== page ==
Pfizer is testing whether third shot will help tackle COVID-19 variants

A booster shot could be given six to 12 months after the first dose, with Pfizer testing whether it's needed to protect against future possible COVID-19 strains.

Corinne Reichert Senior Editor
Corinne Reichert (she/her) grew up in Sydney, Australia and moved to California in 2019. She holds degrees in law and communications, and currently writes news, analysis and features for CNET across the topics of electric vehicles, broadband networks, mobile devices, big tech, artificial intelligence, home technology and entertainment. In her spare time, she watches soccer games and F1 races, and goes to Disneyland as often as possible.
Expertise News, mobile, broadband, 5G, home tech, streaming services, entertainment, AI, policy, business, politics Credentials
  • I've been covering technology and mobile for 12 years, first as a telecommunications reporter and assistant editor at ZDNet in Australia, then as CNET's West Coast head of breaking news, and now in the Thought Leadership team.
Corinne Reichert
2 min read

Pfizer is testing whether a third shot is needed.

Sarah Tew/CNET

Pfizer has announced it's trialing a third COVID-19 shot to be administered six to 12 months after a patient's two-dose regimen. The trial will examine whether a booster shot of the Pfizer-BioNTech COVID-19 vaccine would tackle any new strains that emerge, the two companies said Thursday.

The study will use participants from its Phase 1 trial in the US "in order to be prepared for any potential future strain changes."

Read more: COVID-19 vaccine: Employer requirements, hidden costs, when you'll get vaccinated, more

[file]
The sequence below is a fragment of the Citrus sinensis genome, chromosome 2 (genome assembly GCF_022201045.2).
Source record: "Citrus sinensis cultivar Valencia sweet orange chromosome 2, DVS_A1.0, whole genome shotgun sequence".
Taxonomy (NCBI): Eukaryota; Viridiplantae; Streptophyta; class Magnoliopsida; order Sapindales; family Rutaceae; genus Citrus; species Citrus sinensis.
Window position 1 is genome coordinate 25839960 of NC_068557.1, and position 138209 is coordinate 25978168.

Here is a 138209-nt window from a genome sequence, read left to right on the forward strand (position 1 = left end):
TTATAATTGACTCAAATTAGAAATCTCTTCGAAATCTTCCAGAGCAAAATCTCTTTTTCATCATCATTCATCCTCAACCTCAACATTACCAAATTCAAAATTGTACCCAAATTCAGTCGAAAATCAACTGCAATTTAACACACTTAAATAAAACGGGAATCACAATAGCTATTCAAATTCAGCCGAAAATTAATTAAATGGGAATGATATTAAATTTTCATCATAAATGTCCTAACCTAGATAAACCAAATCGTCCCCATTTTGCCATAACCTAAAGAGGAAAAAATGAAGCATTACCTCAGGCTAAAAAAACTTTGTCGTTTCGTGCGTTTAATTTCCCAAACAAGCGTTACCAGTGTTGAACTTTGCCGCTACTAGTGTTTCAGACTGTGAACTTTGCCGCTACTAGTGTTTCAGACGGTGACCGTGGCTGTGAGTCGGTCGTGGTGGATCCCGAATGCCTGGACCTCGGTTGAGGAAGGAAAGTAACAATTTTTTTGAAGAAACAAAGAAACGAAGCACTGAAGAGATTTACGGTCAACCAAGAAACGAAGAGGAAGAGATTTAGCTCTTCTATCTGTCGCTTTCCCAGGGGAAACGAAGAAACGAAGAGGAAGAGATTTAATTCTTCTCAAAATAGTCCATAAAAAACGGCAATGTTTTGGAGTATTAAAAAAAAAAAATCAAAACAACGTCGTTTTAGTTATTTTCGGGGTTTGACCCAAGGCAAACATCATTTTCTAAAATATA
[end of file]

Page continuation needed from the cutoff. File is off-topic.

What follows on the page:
Pfizer said it hasn't seen any evidence that its current vaccine fails to protect against new COVID-19 variants. The trial is simply to be prepared in case a strain becomes resistant to the vaccine.

"The flexibility of our proprietary mRNA vaccine platform allows us to technically develop booster vaccines within weeks, if needed," said Ugur Sahin, BioNTech CEO, in a statement. "We take these steps in order to ensure a long-term immunity against the virus and its variants."

Earlier this month, President Joe Biden announced that the US is buying enough doses of Pfizer and Moderna COVID-19 vaccines to cover 300 million people in the country by the end of July -- though this doesn't mean everyone will be vaccinated by then.

"We've now purchased enough vaccine supply to vaccinate all Americans," Biden said. Actually administering the vaccines to all Americans could take longer because vaccinations are managed at a state and local level.

Here's where to get a COVID-19 shot, and how to track how many vaccines are available in your state.

Read more: The COVID-19 vaccine is free. So how could you still get a medical bill?

The information contained in this article is for educational and informational purposes only and is not intended as health or medical advice. Always consult a physician or other qualified health provider regarding any questions you may have about a medical condition or health objectives.